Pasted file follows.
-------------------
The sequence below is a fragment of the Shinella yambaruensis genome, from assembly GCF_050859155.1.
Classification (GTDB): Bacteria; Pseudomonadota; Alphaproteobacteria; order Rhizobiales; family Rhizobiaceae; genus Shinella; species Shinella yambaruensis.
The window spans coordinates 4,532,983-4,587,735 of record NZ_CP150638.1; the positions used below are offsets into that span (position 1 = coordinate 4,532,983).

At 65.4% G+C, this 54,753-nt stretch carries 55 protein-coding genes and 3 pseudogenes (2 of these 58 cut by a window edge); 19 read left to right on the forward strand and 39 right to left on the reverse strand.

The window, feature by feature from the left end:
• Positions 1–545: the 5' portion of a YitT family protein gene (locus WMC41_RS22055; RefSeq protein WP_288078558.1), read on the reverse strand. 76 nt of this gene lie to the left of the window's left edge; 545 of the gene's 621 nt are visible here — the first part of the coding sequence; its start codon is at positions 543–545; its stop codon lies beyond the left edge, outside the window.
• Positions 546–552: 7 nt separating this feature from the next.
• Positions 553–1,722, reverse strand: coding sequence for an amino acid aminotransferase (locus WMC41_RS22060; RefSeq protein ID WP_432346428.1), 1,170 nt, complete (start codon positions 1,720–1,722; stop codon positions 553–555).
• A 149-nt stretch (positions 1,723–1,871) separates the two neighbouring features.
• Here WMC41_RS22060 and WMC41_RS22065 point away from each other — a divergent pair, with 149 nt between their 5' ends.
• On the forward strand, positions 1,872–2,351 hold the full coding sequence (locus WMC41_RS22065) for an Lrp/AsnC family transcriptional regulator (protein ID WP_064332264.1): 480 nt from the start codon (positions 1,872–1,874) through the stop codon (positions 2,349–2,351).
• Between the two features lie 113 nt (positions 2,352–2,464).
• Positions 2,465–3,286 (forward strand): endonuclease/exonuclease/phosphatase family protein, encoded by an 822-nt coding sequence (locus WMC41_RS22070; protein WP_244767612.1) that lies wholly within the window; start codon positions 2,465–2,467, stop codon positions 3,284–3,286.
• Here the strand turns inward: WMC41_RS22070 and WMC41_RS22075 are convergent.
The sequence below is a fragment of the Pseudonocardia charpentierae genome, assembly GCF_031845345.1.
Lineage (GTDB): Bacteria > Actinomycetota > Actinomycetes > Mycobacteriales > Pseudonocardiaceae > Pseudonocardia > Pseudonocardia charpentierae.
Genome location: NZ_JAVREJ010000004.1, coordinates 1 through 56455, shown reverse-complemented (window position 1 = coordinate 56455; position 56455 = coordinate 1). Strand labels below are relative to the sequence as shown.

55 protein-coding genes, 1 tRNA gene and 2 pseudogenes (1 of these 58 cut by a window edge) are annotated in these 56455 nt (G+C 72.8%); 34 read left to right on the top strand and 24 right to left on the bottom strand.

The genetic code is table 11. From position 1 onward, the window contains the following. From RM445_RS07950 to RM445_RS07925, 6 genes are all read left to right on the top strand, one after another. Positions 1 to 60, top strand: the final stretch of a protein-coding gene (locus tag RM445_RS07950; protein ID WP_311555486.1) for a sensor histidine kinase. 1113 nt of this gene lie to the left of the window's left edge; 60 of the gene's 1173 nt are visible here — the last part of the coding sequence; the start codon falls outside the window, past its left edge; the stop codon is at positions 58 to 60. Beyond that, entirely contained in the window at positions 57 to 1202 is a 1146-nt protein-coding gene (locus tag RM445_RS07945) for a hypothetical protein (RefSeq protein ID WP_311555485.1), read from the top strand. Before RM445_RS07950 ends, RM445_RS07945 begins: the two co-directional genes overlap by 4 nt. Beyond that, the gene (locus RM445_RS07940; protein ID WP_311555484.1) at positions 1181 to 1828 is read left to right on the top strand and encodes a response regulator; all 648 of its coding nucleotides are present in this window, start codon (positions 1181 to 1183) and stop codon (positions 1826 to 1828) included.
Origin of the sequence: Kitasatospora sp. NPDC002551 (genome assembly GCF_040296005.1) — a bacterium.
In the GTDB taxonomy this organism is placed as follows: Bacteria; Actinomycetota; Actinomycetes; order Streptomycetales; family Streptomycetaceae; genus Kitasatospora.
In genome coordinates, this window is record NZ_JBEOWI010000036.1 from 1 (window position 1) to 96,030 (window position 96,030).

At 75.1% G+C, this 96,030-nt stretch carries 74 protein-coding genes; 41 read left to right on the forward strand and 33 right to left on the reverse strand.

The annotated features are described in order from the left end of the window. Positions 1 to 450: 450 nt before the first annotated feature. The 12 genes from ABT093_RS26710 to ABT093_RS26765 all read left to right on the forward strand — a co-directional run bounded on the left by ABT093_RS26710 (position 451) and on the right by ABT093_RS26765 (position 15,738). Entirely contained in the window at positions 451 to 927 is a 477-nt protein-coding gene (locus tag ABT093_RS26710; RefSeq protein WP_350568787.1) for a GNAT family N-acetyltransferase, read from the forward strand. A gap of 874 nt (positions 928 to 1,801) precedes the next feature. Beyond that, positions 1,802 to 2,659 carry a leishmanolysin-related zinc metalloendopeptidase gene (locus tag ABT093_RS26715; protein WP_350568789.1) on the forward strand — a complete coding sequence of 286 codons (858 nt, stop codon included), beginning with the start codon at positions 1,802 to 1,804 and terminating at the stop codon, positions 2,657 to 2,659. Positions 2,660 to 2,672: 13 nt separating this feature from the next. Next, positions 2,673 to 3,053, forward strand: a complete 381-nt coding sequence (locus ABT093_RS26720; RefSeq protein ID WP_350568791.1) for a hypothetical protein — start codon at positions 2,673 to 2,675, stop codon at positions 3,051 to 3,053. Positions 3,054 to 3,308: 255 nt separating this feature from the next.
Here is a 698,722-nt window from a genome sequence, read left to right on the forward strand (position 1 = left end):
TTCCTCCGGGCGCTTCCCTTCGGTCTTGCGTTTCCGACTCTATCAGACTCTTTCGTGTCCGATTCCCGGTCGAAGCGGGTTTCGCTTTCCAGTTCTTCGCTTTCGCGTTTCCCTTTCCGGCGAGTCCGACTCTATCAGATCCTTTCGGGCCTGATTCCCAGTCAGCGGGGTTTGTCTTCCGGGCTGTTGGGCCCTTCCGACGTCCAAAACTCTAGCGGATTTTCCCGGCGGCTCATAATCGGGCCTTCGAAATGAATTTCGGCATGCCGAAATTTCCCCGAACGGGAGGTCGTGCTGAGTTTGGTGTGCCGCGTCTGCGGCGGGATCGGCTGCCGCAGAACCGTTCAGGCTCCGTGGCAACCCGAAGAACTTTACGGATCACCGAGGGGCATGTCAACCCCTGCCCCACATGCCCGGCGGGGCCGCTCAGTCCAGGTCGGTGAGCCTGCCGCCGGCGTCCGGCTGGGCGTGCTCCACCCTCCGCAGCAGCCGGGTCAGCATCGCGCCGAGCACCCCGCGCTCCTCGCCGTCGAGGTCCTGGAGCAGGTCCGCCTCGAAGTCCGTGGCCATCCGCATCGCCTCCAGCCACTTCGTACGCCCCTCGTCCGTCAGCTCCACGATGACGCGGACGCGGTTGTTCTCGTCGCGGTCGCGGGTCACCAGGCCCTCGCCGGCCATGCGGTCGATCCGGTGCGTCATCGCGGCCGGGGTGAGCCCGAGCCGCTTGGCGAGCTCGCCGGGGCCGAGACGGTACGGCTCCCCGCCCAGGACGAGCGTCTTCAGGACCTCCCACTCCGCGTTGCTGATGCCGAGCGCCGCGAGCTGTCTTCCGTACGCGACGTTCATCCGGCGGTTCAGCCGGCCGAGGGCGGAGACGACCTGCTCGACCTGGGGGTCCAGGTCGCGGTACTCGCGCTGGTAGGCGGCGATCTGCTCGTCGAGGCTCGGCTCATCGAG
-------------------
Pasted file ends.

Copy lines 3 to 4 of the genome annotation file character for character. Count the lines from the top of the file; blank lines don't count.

The window spans coordinates 4,532,983-4,587,735 of record NZ_CP150638.1; the positions used below are offsets into that span (position 1 = coordinate 4,532,983).

At 65.4% G+C, this 54,753-nt stretch carries 55 protein-coding genes and 3 pseudogenes (2 of these 58 cut by a window edge); 19 read left to right on the forward strand and 39 right to left on the reverse strand.